Death & Despedidas: Pre-departure Week in Manila
The other morning, over my scrumptious vegan breakfast here at Hariharalaya, my “housemates” Joel & Nick briefly conversed about death, and how for some people, speaking about it is taboo, when in fact it is an idea we should embrace. Personally, I believe that the acknowledgment of death around the corner just helps us live our lives more fully.
Ready to Fly or Die
This may sound a bit melodramatic to more seasoned solo and/or long-term travelers, but in the last week prior to my departure for my 2.5-month solo trip around Asia, I really felt like I was preparing for my demise.
I got all my personal and business accounts in order, turned over bank, investment and insurance accounts to my mother. Made sure all of my travel and life insurance documents were in order. Spent time with family; spent time with friends. Repeatedly told the important people in my life that I care about them and I love them.
I had even intended to create handwritten letters for those I care for the most, and a last will and testament of sorts, but my frazzled brain and last-minute to-do’s really kept me from really setting the time and sitting down to do so.
My Family’s Despedida
My family and I spent my last full Sunday on a trip to Tagaytay. We went to Rowena’s for tarts and sylvanas and dilis, bought bee products from Ilog Maria, had a lunch feast with consumables at Tagaytay Highlands, then capped it off with coffee and cheese bread at Bag of Beans. I could have been with them anywhere and it wouldn’t have mattered. What ultimately mattered is we had that time to spend with each other.
My mother even made me give a speech, and I acceded and started my speech off with:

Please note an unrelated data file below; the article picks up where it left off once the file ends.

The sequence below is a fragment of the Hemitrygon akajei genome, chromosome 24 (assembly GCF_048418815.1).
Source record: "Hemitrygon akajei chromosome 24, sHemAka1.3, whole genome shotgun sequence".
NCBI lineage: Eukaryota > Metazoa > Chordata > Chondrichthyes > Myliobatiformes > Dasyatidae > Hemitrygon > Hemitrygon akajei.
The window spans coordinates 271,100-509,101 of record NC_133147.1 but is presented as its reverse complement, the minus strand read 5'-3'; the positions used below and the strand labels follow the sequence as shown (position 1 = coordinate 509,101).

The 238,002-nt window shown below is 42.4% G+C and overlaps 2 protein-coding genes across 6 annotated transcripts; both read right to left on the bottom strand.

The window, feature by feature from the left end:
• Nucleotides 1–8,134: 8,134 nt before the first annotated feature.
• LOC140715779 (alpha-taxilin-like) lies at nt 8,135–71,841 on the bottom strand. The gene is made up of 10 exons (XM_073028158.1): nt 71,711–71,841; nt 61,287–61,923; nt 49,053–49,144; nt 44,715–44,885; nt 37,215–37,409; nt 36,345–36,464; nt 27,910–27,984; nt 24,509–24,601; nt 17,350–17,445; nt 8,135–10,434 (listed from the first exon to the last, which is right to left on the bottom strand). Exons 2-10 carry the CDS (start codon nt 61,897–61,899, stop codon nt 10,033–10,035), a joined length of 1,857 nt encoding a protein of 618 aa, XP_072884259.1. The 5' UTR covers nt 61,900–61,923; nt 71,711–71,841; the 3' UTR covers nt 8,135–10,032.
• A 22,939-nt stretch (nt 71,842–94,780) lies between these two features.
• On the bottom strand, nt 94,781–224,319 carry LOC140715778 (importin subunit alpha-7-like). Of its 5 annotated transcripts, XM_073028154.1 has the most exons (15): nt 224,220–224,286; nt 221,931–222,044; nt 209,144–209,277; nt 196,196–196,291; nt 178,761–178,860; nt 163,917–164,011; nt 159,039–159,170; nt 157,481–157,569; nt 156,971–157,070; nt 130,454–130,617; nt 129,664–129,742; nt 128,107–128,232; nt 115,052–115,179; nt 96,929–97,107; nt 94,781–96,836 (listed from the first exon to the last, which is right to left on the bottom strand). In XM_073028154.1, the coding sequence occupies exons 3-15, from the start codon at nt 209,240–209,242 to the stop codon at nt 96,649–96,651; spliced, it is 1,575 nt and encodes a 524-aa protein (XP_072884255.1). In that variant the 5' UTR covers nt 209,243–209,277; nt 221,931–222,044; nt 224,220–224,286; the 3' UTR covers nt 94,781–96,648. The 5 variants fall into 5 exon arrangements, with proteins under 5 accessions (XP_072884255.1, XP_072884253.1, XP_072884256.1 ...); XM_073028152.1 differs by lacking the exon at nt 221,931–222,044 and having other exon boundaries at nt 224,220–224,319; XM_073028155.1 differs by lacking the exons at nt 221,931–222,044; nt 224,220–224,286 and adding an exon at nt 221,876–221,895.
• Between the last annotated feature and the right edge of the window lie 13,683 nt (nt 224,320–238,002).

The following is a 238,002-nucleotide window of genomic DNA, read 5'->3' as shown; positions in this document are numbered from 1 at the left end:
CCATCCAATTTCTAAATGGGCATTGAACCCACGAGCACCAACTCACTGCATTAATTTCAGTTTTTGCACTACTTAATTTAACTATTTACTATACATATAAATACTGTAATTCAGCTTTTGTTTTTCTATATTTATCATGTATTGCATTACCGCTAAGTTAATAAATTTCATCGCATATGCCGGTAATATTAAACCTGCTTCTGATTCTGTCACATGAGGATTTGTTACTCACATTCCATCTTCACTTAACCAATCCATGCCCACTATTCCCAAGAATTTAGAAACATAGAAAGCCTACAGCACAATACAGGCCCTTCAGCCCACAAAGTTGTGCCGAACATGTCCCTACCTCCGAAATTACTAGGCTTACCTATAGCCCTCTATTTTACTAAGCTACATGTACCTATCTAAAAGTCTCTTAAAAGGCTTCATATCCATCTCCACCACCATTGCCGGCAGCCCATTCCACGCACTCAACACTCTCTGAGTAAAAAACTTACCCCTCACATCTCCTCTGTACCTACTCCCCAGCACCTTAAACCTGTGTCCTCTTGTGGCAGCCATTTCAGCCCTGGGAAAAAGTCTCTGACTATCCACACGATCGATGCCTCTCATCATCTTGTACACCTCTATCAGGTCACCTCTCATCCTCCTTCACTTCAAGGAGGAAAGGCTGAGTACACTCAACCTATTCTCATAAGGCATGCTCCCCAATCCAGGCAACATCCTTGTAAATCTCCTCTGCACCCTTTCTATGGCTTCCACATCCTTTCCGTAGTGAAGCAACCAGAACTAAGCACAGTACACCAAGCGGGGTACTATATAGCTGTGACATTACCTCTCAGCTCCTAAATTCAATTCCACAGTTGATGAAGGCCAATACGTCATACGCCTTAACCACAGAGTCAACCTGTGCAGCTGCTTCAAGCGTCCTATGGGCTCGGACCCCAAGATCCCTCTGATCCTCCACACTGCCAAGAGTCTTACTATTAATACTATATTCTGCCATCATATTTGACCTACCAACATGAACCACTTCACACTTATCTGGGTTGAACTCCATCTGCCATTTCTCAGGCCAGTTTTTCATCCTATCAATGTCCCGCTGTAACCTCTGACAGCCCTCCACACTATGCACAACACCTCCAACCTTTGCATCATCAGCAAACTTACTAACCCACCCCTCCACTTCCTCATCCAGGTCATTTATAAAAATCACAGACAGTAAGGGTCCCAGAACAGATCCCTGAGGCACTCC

“I only have two sentences: Una, wag kayo magaalala masyado. Pangalawa, kung mamatay man ako, at least ginagawa ko yung gusto ko / masaya ako.” [In English, that means: First, don’t worry too much. Second, if I die, at least I was doing what I wanted to do / I was happy.”]
Then I laughed afterwards.
They then proceeded with their own speeches for me, saying “take care / ingat” mostly, and I was surprised to find myself tearing up when my mother spoke (though she didn’t get emotional at all). I decided I would spend a day with her within the week to go shopping in Greenhills. That was a good day too. :)
My Friends’ Despedida
Monday night on my last week, Karlo also set us to have a date. When he came by, however, he was driving his car with busted A/C so we took my car instead, into which he carried four massive and fragrant Brooklyn Pizza boxes, and he gave a bad excuse about his sister asking him to buy them for him. So I immediately knew something was up.
Since I was driving, I asked where we were headed and he said “Maginhawa”, a street I associate with only 2 things: hanging out with his friends at Pino, or Moonleaf. I figured that if we were going to Pino, our friends Kitty and Bert would surely be there. But if we past Pino, I figured Nica and possibly Jonver and Thysz would be waiting for us at Moonleaf.
Pictures c/o Jonver
[Three out of the four massive pizzas Karlo bought, with Thysz & Maria]
[Red velvet cupcaaaaaaakes….]
[With Nica and Thysz]
[With some of my barkada]
[With my Punchdrunk Panda girls]
[With Karlo’s friends at Pino]
[Happy camper :)]
I may not be rich in money, but I’ve got plenty of love.
Now more than ever, I am on the way to Brokebank Mountain, and really, that’s okay, because now more than ever, I’ve realized how truly fortunate I am to be surrounded by some of the sweetest, most thoughtful and caring people and I honestly don’t know what I did to deserve them because I can be quite the bitch at times.
I don’t really think I’m going to die while on my trip, but one never knows what will happen (whether I’m in the Philippines or not, really), and it’s just better to be prepared either way. Besides, in the case of telling our loved ones how much they mean to us, I’d rather “err” in doing it more than less.
So yes, you know all your names. I love you, guys. :)